A d v e n t u r e   E v e r y   D a y
S k i l l   D e v e l o p m e n t :
L a s t i n g   T r a d i t i o n :
Whether it's a favorite song or skit at campfire, the awards ceremony, the "oog-ah-shak-ah" chant, flagpole, or the famously extensive "Announcements" song, Y-Owasco tradition is often included in people's most vivid camp memories and is vital to our camp spirit.  At Camp Y-Owasco, we cherish our existing traditions while welcoming new ones. Since our first summer in 1923, when the Auburn YMCA acquired just 4 acres on the east shore of beautiful Owasco Lake for a boys' camp, we have been growing in spirit and tradition.  Many of our campers and staff return year after year, and year after year we welcome new people into our family in hopes that they, too, will see camp as a home away from home.  
Camp Y-Owasco was started by the Auburn YMCA as a boys' resident camp in 1923 with just 4 acres of land.  Concurrently, the Y also operated Camp Willowbrook, a day camp near the northern end of Owasco Lake.  Meanwhile, a separate organization, the Women's Educational and Industrial Union (WEIU) operated Camp Edgewater on the west side of the lake.  In the 1970s, the Auburn WEIU merged with the Auburn YMCA, and the YMCA closed Edgewater shortly thereafter.  Eventually, the Auburn YMCA-WEIU consolidated its day and resident camp programs to one site--Y-Owasco.  Camp Y-Owasco had grown to 33.5 acres and featured large, platform tents with bunks and a bathhouse/office known as "the library."  Recently, in November of 2011, the Auburn YMCA purchased the 24.5-acre Camp Rotary, the former Boy Scout that had been next door to Y-Owasco since 1930, expanding Camp Y-Owasco to 58 acres.  Now, we enjoy our relatively new cabins (constructed 2005-2006), our relatively new bathhouse (constructed 2007) and our cherished A-frame lodge.  We look to the future with the same excitement and wonder that generations of campers experienced as they came down our camp road for the first time.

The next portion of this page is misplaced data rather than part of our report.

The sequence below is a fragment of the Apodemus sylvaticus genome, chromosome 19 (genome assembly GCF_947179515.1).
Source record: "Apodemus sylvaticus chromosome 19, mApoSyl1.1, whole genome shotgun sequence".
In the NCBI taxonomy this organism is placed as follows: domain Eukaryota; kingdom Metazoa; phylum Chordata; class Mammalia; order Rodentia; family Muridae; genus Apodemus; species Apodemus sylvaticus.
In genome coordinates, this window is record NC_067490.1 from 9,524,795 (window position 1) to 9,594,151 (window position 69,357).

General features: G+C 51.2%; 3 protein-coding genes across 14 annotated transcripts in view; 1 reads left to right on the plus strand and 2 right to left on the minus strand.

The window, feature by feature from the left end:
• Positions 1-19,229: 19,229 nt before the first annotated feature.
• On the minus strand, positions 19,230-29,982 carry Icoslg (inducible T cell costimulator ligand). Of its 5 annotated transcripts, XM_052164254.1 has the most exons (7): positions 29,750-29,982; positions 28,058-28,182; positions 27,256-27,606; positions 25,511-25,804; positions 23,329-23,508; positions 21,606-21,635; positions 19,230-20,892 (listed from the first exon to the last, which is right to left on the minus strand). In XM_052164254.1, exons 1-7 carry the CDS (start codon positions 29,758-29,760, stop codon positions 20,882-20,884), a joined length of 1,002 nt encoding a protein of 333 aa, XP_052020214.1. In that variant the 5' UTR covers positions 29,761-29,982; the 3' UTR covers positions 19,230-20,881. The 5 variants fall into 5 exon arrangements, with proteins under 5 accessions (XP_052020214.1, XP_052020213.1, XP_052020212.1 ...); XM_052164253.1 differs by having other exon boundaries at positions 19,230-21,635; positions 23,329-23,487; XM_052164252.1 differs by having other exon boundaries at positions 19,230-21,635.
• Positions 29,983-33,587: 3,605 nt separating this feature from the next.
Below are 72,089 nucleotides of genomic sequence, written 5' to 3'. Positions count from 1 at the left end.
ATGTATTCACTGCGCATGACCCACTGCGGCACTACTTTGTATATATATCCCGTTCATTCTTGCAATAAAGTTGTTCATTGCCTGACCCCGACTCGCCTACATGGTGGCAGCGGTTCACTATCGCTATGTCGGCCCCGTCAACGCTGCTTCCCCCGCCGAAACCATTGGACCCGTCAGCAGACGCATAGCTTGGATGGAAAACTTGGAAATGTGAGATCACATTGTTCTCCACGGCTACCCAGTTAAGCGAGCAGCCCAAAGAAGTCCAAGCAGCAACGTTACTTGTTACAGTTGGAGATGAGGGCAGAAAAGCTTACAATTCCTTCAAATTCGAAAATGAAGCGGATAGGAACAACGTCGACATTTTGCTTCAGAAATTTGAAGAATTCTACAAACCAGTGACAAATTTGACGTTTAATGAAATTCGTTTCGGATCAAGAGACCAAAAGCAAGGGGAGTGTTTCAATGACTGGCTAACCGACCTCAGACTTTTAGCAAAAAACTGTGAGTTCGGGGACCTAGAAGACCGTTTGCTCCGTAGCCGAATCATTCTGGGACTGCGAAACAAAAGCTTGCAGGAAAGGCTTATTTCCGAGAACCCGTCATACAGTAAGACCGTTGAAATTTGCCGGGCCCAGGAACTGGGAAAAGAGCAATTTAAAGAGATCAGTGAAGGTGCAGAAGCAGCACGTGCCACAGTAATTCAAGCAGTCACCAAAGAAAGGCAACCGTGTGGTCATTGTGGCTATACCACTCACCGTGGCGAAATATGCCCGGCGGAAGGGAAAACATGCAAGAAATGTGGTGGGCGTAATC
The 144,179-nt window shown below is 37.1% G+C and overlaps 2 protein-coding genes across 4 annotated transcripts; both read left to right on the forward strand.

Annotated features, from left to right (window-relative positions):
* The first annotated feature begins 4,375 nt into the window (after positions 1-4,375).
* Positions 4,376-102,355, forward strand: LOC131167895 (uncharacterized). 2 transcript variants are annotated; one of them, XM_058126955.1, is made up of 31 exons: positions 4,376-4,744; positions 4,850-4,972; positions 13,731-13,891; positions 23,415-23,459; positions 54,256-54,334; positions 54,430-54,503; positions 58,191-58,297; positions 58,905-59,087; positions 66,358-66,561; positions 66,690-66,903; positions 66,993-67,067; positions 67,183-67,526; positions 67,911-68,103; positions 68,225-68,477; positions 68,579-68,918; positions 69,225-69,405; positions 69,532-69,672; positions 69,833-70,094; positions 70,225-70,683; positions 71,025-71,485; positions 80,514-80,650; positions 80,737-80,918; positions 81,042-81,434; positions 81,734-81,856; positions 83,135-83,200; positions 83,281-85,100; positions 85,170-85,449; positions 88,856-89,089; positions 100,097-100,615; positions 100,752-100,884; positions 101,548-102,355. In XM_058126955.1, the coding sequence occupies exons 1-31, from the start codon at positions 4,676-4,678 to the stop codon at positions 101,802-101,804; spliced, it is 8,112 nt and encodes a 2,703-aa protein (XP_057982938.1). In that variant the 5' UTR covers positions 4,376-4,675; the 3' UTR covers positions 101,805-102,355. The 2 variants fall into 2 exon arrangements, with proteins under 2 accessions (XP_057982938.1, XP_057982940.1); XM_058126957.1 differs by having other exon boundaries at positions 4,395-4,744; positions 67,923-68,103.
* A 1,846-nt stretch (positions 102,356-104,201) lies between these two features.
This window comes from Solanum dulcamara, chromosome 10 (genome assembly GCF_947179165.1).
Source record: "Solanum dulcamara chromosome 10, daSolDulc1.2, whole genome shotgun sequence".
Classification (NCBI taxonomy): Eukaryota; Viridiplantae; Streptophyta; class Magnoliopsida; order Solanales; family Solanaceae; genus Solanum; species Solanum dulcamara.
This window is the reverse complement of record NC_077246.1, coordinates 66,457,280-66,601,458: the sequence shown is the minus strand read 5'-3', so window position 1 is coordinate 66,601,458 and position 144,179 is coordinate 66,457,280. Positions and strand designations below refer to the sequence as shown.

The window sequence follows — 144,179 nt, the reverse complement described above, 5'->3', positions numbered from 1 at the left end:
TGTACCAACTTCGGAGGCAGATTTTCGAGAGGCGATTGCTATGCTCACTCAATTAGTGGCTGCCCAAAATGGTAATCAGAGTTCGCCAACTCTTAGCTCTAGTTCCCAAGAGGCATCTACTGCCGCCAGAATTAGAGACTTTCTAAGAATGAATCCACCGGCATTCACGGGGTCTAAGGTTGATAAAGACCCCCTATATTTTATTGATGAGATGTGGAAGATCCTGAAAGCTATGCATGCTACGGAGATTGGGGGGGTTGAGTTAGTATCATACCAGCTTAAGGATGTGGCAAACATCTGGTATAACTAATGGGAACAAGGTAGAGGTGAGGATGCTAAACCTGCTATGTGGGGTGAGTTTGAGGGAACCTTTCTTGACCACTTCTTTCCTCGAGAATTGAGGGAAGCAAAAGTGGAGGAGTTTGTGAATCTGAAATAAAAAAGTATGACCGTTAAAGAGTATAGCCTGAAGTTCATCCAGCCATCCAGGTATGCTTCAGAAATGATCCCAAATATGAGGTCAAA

O u r   R i c h   H i s t o r y :

In This Section:

A d v e n t u r e   E v e r y   D a y
H I S T O R Y   &   T R A D I T I O N